How Glass Lewis improved their executive compensation analysis and Say on Pay recommendations for European markets

Andrew Gebelin from Glass Lewis talks through how he and his team of analysts have benefited from using the CGLytics data and tools to improve their executive compensation analysis and Say on Pay recommendations for European markets.

In the continuously evolving and sometimes volatile economic times, investors have to make tough decisions. To ensure they are making the best possible decisions they require greater insights into activities within portfolios. Whether it’s sustainability practices, gender and cultural diversity, or executive compensation and remuneration, Glass Lewis has experienced, first-hand, the increasing demand for additional information from their investor clients.

CHALLENGE

Glass Lewis had a vision to create the next generation version of their quantitative pay and peer analysis, which they include in their Proxy Papers for annual shareholder meetings. Their approach to proxy advising focuses on providing investor clients with independent, in-depth analysis that looks at each company on a case-by-case basis. When it comes to executive pay, regardless of the company’s size or sector, Glass Lewis’ methodology requires a contextual assessment incorporating two consistent peer comparisons: one against similarly sized peers in the same country, and the other against a wider geographic pool of companies in the same industry.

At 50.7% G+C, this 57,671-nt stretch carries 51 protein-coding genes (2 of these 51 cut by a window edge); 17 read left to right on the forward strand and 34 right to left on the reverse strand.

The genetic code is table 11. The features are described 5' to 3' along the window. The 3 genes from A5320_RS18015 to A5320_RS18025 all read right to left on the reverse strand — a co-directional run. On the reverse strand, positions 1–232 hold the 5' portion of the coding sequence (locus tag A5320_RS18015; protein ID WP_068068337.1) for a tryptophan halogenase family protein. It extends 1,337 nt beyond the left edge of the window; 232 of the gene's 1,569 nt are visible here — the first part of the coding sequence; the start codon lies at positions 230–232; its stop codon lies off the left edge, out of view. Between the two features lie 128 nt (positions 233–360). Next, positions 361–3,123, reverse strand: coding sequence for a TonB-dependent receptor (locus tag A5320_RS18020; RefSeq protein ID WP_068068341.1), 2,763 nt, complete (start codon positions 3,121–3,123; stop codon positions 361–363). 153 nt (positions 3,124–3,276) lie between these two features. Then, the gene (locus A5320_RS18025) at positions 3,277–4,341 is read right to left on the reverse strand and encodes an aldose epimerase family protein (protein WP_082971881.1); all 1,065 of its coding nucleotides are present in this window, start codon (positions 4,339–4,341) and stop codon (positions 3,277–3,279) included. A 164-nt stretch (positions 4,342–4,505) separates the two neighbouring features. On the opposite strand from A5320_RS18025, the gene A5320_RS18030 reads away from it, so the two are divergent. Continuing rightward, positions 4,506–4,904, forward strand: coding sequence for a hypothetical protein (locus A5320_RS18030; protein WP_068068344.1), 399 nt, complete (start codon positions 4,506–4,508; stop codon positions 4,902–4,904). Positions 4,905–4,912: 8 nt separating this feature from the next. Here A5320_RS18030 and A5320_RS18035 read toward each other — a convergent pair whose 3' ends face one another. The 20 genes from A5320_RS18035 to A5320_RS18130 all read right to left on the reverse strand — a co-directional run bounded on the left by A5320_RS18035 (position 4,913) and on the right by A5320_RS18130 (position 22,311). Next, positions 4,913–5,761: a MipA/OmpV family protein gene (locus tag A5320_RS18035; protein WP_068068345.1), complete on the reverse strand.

Prior to the partnership with CGLytics, Glass Lewis’ analysis of the relationship between executive pay and performance within the European market was limited by the quantitative pay and peer tools they had available. With their client investors expecting increasingly detailed evaluations of an
ever-wider pool of companies, Glass Lewis realized that achieving their vision would require tools that provide:

  • • Greater flexibility to model unique peer groups;
  • • An ability to view CEO pay comparisons over different time periods that appropriately reflect a company’s business cycle or performance period;
  • • Comparisons incorporating a larger range of key performance indicators and remuneration metrics, allowing deep-dives into individual pay practices;
  • • Flexibility to consider and make comparisons between grant-date, target and realized pay over different time periods; and
  • • The ability to model differences in pay outcomes based on any changes contemplated to the remuneration framework or metrics.
  • APPROACH

    For the 2018 proxy season Glass Lewis integrated CGLytics data and analytics into their analytical processes and Proxy Papers for the European markets.

    Working with CGLytics, Glass Lewis defined a new peer group methodology focused around two distinct comparator groups:cross-border industry groups, and in-country groups based on company size. These peer groups were proofed and refined with CGLytics’ support to ensure they provide an appropriate basis of comparison. Glass Lewis analysts then incorporated key metrics from CGLytics’ rich library of performance data, displayed against three years of realized pay to allow for a balanced assessment over the longer term.